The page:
The Arbitrum blockchain, which recently launched its governance token ARB, has been rocked by controversy over a proposal to give the centralized Arbitrum Foundation control of 750 million ARB tokens, valued at almost $1 billion. The tokens would be used to fund a “special grants” program designed to foster growth on Arbitrum, the Ethereum layer 2 solution. However, the proposal, AIP-1, has sparked opposition because it would not allow ARB holders to have any say in how the Arbitrum Foundation allocates the funds.
The centralized Arbitrum Foundation would not need to subject its grant allocations to “full on-chain governance”, the process by which ARB holders shape the blockchain and its ecosystem, further fueling concerns about the lack of community involvement. This approach stands in contrast to other aspects of AIP-1 that emphasize the importance of token holders in governing Arbitrum.
Although the proposal is still in the preliminary stage and must go through a formal forum, some community members are already worried about the consequences of giving the Arbitrum Foundation complete control over such a large sum. “We’re talking about $1 billion to start,” said an Arbitrum community member who wished to remain anonymous. “Having seen other governance examples where large treasuries were drained for community pet projects, this is pretty concerning.”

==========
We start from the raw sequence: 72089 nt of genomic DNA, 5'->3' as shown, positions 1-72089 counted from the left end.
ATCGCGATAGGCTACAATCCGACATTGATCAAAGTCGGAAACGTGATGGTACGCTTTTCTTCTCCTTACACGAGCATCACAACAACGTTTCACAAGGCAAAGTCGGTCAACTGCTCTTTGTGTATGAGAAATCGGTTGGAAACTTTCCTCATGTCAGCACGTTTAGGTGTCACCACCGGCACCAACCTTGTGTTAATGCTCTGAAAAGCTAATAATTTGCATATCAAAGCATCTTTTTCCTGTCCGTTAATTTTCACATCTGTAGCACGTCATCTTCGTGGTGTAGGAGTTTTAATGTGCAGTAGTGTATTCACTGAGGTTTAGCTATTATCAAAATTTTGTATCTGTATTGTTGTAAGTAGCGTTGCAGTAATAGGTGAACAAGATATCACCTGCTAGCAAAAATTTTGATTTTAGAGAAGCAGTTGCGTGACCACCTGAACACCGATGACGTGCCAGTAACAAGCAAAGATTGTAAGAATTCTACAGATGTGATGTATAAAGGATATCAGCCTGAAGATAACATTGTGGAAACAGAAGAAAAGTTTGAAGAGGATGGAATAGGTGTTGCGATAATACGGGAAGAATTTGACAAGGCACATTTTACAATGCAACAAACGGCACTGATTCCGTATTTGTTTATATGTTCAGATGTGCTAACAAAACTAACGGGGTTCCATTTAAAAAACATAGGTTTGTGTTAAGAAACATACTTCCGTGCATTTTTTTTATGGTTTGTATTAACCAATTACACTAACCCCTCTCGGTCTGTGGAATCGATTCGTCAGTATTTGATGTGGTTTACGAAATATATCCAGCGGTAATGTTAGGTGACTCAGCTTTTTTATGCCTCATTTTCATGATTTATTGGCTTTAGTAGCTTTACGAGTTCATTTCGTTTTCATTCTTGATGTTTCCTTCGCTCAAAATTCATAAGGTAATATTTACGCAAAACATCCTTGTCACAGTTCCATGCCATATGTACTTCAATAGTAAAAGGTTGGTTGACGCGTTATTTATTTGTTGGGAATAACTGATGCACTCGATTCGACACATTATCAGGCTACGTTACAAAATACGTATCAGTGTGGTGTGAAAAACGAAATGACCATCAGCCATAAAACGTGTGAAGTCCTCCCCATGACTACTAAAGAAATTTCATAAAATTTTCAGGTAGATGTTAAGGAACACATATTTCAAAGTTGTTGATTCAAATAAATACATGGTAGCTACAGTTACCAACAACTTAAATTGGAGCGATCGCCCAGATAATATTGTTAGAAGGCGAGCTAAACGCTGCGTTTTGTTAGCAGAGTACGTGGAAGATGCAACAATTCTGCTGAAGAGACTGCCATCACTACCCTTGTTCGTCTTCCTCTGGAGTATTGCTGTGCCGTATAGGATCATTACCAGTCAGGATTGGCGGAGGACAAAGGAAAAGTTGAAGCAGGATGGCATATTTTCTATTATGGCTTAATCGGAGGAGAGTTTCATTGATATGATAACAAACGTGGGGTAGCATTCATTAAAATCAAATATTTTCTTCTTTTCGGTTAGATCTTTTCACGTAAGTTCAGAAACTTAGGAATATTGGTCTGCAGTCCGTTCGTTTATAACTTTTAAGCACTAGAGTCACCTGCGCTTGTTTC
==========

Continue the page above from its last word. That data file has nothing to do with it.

Lemma Ltd, the organization that submitted the proposal, has not yet commented on the situation. The “special grants” program aims to fast-track grants proposals and prevent them from clogging up the governance channels. It would also alleviate “voter fatigue,” according to the proposal. However, community members who spoke to CoinDesk were not convinced by this argument, pointing out that governance is difficult but that due process should not be circumvented.
The situation highlights the importance of community involvement in blockchain governance, particularly when large sums of money are at stake. The lack of transparency and potential for abuse by centralized entities could undermine the trust that users have in the blockchain and its ecosystem. As such, it is critical that blockchain projects find ways to ensure that token holders have a meaningful voice in governance decisions.